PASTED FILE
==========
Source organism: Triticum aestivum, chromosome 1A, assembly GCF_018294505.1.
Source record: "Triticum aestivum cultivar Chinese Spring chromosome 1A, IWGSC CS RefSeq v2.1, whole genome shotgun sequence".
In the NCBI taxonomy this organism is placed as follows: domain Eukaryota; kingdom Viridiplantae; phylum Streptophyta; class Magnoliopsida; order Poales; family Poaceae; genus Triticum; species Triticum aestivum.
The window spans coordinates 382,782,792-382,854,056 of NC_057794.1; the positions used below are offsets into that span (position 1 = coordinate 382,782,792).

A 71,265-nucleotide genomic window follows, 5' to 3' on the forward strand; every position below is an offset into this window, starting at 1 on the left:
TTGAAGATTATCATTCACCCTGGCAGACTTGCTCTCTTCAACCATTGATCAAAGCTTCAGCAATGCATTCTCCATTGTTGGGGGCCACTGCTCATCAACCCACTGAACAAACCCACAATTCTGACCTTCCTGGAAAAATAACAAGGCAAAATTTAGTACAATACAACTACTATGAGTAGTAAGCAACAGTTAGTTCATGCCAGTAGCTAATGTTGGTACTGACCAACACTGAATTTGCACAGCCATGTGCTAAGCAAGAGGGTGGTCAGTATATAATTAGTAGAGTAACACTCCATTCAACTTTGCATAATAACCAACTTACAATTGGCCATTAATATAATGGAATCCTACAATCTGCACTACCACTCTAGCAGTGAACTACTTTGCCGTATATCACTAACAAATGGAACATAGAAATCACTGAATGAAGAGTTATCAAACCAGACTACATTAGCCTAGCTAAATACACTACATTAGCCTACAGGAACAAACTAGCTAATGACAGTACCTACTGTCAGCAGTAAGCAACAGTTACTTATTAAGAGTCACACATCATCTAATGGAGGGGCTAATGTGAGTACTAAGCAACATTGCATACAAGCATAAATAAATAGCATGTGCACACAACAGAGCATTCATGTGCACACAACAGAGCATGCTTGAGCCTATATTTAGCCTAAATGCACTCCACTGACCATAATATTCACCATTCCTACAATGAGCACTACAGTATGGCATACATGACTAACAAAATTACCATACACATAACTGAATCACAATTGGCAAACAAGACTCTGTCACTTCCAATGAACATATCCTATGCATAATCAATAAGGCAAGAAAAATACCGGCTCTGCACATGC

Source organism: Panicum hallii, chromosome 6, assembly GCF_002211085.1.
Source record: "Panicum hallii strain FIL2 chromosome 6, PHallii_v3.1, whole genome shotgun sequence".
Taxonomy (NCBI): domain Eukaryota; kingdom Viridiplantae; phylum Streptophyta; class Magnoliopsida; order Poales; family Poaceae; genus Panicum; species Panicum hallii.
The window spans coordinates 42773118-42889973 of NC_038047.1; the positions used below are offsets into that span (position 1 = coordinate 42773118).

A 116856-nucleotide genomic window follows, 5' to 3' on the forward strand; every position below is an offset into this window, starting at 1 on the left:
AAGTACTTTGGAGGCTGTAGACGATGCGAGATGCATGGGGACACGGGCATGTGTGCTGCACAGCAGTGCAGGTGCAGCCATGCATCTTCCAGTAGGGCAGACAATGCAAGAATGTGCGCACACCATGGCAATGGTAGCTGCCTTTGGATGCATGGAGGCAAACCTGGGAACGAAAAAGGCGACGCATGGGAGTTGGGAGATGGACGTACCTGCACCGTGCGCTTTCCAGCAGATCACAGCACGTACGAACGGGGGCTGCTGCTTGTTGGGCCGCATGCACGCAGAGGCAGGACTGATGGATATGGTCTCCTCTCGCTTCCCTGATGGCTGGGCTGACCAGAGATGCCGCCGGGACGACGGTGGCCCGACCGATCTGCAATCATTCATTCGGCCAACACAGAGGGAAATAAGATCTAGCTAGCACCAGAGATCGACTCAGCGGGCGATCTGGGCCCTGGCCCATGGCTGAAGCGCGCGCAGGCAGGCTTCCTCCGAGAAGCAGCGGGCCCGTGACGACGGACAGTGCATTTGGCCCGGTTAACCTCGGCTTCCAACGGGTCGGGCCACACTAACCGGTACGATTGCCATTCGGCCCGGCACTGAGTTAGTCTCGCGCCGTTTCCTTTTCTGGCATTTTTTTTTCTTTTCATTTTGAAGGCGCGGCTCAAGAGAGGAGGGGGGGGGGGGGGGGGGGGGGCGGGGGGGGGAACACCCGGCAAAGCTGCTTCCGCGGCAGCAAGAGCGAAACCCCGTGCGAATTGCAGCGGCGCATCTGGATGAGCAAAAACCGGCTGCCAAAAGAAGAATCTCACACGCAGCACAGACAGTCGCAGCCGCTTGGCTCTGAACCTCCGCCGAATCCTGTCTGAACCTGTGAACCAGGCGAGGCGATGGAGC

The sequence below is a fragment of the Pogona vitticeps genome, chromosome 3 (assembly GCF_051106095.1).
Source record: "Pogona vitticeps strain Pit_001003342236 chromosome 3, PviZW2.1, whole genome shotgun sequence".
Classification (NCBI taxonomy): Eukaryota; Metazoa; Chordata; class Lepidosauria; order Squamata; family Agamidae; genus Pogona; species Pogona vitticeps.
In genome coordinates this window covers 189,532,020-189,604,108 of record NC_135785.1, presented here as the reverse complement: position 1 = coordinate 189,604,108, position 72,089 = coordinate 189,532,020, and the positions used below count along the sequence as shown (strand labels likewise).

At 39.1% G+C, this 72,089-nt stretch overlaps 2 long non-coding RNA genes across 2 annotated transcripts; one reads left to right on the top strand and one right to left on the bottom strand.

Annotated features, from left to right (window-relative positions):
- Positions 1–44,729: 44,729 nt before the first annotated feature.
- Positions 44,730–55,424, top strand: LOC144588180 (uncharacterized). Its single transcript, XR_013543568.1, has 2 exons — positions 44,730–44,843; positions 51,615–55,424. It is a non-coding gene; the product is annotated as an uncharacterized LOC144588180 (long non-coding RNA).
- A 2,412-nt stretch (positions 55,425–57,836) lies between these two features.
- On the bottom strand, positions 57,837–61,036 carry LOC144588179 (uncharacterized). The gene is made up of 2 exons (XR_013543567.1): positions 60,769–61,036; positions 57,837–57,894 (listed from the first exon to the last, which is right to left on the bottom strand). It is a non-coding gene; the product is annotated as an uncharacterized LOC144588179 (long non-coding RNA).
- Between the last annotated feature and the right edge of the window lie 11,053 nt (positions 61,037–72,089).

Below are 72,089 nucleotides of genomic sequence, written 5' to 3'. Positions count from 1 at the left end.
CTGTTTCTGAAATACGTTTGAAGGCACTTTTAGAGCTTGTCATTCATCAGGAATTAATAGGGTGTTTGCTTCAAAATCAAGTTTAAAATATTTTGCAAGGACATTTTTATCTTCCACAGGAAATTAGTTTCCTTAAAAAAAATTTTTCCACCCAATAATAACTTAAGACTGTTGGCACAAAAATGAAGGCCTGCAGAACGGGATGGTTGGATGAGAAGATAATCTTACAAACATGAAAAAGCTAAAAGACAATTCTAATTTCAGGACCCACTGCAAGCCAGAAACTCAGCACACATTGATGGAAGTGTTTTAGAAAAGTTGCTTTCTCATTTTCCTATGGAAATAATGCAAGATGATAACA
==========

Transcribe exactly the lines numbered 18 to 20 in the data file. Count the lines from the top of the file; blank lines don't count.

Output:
Annotated features, from left to right (window-relative positions):
- Positions 1–44,729: 44,729 nt before the first annotated feature.
- Positions 44,730–55,424, top strand: LOC144588180 (uncharacterized). Its single transcript, XR_013543568.1, has 2 exons — positions 44,730–44,843; positions 51,615–55,424. It is a non-coding gene; the product is annotated as an uncharacterized LOC144588180 (long non-coding RNA).